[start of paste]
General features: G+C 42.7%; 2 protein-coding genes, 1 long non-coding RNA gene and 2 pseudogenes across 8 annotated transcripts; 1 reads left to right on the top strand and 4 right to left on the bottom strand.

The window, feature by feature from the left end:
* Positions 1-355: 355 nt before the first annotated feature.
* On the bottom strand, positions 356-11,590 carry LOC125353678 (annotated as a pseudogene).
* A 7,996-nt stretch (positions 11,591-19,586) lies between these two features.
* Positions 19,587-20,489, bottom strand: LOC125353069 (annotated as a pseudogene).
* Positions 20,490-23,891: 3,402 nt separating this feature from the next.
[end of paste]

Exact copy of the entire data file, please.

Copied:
General features: G+C 42.7%; 2 protein-coding genes, 1 long non-coding RNA gene and 2 pseudogenes across 8 annotated transcripts; 1 reads left to right on the top strand and 4 right to left on the bottom strand.

The window, feature by feature from the left end:
* Positions 1-355: 355 nt before the first annotated feature.
* On the bottom strand, positions 356-11,590 carry LOC125353678 (annotated as a pseudogene).
* A 7,996-nt stretch (positions 11,591-19,586) lies between these two features.
* Positions 19,587-20,489, bottom strand: LOC125353069 (annotated as a pseudogene).
* Positions 20,490-23,891: 3,402 nt separating this feature from the next.